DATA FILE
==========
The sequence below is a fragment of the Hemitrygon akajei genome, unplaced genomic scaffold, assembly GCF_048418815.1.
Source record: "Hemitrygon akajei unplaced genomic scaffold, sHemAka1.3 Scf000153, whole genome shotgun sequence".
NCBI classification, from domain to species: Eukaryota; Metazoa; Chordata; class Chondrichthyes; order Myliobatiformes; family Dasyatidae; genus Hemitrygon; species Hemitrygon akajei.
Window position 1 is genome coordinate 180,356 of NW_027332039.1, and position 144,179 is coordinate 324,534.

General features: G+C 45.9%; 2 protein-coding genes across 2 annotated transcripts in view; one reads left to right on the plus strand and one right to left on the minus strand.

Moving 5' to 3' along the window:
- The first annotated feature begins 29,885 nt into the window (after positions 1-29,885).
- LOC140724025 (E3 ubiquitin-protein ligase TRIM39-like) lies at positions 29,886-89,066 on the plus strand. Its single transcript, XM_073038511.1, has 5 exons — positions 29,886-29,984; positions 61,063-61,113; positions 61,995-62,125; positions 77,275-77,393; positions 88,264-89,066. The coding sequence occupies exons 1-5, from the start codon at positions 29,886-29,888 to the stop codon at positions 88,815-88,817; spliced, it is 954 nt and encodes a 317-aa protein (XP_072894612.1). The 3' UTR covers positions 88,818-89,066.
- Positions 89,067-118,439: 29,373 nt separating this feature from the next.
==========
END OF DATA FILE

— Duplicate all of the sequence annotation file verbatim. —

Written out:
The sequence below is a fragment of the Hemitrygon akajei genome, unplaced genomic scaffold, assembly GCF_048418815.1.
Source record: "Hemitrygon akajei unplaced genomic scaffold, sHemAka1.3 Scf000153, whole genome shotgun sequence".
NCBI classification, from domain to species: Eukaryota; Metazoa; Chordata; class Chondrichthyes; order Myliobatiformes; family Dasyatidae; genus Hemitrygon; species Hemitrygon akajei.
Window position 1 is genome coordinate 180,356 of NW_027332039.1, and position 144,179 is coordinate 324,534.

General features: G+C 45.9%; 2 protein-coding genes across 2 annotated transcripts in view; one reads left to right on the plus strand and one right to left on the minus strand.

Moving 5' to 3' along the window:
- The first annotated feature begins 29,885 nt into the window (after positions 1-29,885).
- LOC140724025 (E3 ubiquitin-protein ligase TRIM39-like) lies at positions 29,886-89,066 on the plus strand. Its single transcript, XM_073038511.1, has 5 exons — positions 29,886-29,984; positions 61,063-61,113; positions 61,995-62,125; positions 77,275-77,393; positions 88,264-89,066. The coding sequence occupies exons 1-5, from the start codon at positions 29,886-29,888 to the stop codon at positions 88,815-88,817; spliced, it is 954 nt and encodes a 317-aa protein (XP_072894612.1). The 3' UTR covers positions 88,818-89,066.
- Positions 89,067-118,439: 29,373 nt separating this feature from the next.